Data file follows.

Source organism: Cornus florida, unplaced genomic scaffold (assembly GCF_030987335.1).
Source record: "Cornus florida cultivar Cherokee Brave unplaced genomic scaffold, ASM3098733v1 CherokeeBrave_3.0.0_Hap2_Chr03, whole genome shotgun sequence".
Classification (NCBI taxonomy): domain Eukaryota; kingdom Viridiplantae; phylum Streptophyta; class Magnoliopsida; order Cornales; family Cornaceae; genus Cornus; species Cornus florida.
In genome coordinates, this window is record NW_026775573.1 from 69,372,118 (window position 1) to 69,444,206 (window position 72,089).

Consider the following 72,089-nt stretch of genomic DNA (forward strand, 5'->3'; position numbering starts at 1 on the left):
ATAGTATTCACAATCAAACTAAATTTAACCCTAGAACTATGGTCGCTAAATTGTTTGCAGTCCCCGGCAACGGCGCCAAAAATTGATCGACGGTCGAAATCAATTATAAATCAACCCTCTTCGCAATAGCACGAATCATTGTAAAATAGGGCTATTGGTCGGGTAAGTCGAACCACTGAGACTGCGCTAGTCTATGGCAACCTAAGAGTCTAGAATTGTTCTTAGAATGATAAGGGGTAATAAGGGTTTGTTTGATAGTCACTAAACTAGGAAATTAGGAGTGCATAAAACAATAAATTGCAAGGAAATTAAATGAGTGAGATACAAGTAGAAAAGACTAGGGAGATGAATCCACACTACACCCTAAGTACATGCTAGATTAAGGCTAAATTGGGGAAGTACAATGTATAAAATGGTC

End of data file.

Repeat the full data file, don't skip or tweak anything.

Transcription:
Source organism: Cornus florida, unplaced genomic scaffold (assembly GCF_030987335.1).
Source record: "Cornus florida cultivar Cherokee Brave unplaced genomic scaffold, ASM3098733v1 CherokeeBrave_3.0.0_Hap2_Chr03, whole genome shotgun sequence".
Classification (NCBI taxonomy): domain Eukaryota; kingdom Viridiplantae; phylum Streptophyta; class Magnoliopsida; order Cornales; family Cornaceae; genus Cornus; species Cornus florida.
In genome coordinates, this window is record NW_026775573.1 from 69,372,118 (window position 1) to 69,444,206 (window position 72,089).

Consider the following 72,089-nt stretch of genomic DNA (forward strand, 5'->3'; position numbering starts at 1 on the left):
ATAGTATTCACAATCAAACTAAATTTAACCCTAGAACTATGGTCGCTAAATTGTTTGCAGTCCCCGGCAACGGCGCCAAAAATTGATCGACGGTCGAAATCAATTATAAATCAACCCTCTTCGCAATAGCACGAATCATTGTAAAATAGGGCTATTGGTCGGGTAAGTCGAACCACTGAGACTGCGCTAGTCTATGGCAACCTAAGAGTCTAGAATTGTTCTTAGAATGATAAGGGGTAATAAGGGTTTGTTTGATAGTCACTAAACTAGGAAATTAGGAGTGCATAAAACAATAAATTGCAAGGAAATTAAATGAGTGAGATACAAGTAGAAAAGACTAGGGAGATGAATCCACACTACACCCTAAGTACATGCTAGATTAAGGCTAAATTGGGGAAGTACAATGTATAAAATGGTC